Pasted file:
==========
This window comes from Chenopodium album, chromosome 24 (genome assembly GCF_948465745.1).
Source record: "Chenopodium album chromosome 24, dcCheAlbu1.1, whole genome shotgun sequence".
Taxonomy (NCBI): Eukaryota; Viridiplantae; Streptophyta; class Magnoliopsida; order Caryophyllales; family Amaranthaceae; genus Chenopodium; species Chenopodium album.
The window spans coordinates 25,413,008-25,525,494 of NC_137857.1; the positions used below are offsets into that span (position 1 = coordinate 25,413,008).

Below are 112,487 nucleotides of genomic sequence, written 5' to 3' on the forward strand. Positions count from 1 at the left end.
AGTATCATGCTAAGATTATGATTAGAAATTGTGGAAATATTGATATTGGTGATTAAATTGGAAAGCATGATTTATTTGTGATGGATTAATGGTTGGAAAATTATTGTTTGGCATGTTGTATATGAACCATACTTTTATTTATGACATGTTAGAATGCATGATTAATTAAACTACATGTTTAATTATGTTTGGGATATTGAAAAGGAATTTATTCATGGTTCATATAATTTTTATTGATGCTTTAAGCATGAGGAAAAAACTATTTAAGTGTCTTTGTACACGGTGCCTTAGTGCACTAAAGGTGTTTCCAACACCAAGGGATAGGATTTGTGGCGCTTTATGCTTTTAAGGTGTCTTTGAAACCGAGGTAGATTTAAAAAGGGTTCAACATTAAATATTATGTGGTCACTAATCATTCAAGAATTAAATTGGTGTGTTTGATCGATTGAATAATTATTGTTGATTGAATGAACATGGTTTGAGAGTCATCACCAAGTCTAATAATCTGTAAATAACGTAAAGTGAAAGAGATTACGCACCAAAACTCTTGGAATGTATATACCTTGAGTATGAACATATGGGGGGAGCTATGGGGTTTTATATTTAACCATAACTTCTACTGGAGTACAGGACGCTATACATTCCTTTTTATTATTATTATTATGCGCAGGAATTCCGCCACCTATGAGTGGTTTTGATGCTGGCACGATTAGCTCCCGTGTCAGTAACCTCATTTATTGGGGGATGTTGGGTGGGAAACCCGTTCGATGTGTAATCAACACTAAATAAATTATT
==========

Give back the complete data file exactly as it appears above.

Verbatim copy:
This window comes from Chenopodium album, chromosome 24 (genome assembly GCF_948465745.1).
Source record: "Chenopodium album chromosome 24, dcCheAlbu1.1, whole genome shotgun sequence".
Taxonomy (NCBI): Eukaryota; Viridiplantae; Streptophyta; class Magnoliopsida; order Caryophyllales; family Amaranthaceae; genus Chenopodium; species Chenopodium album.
The window spans coordinates 25,413,008-25,525,494 of NC_137857.1; the positions used below are offsets into that span (position 1 = coordinate 25,413,008).

Below are 112,487 nucleotides of genomic sequence, written 5' to 3' on the forward strand. Positions count from 1 at the left end.
AGTATCATGCTAAGATTATGATTAGAAATTGTGGAAATATTGATATTGGTGATTAAATTGGAAAGCATGATTTATTTGTGATGGATTAATGGTTGGAAAATTATTGTTTGGCATGTTGTATATGAACCATACTTTTATTTATGACATGTTAGAATGCATGATTAATTAAACTACATGTTTAATTATGTTTGGGATATTGAAAAGGAATTTATTCATGGTTCATATAATTTTTATTGATGCTTTAAGCATGAGGAAAAAACTATTTAAGTGTCTTTGTACACGGTGCCTTAGTGCACTAAAGGTGTTTCCAACACCAAGGGATAGGATTTGTGGCGCTTTATGCTTTTAAGGTGTCTTTGAAACCGAGGTAGATTTAAAAAGGGTTCAACATTAAATATTATGTGGTCACTAATCATTCAAGAATTAAATTGGTGTGTTTGATCGATTGAATAATTATTGTTGATTGAATGAACATGGTTTGAGAGTCATCACCAAGTCTAATAATCTGTAAATAACGTAAAGTGAAAGAGATTACGCACCAAAACTCTTGGAATGTATATACCTTGAGTATGAACATATGGGGGGAGCTATGGGGTTTTATATTTAACCATAACTTCTACTGGAGTACAGGACGCTATACATTCCTTTTTATTATTATTATTATGCGCAGGAATTCCGCCACCTATGAGTGGTTTTGATGCTGGCACGATTAGCTCCCGTGTCAGTAACCTCATTTATTGGGGGATGTTGGGTGGGAAACCCGTTCGATGTGTAATCAACACTAAATAAATTATT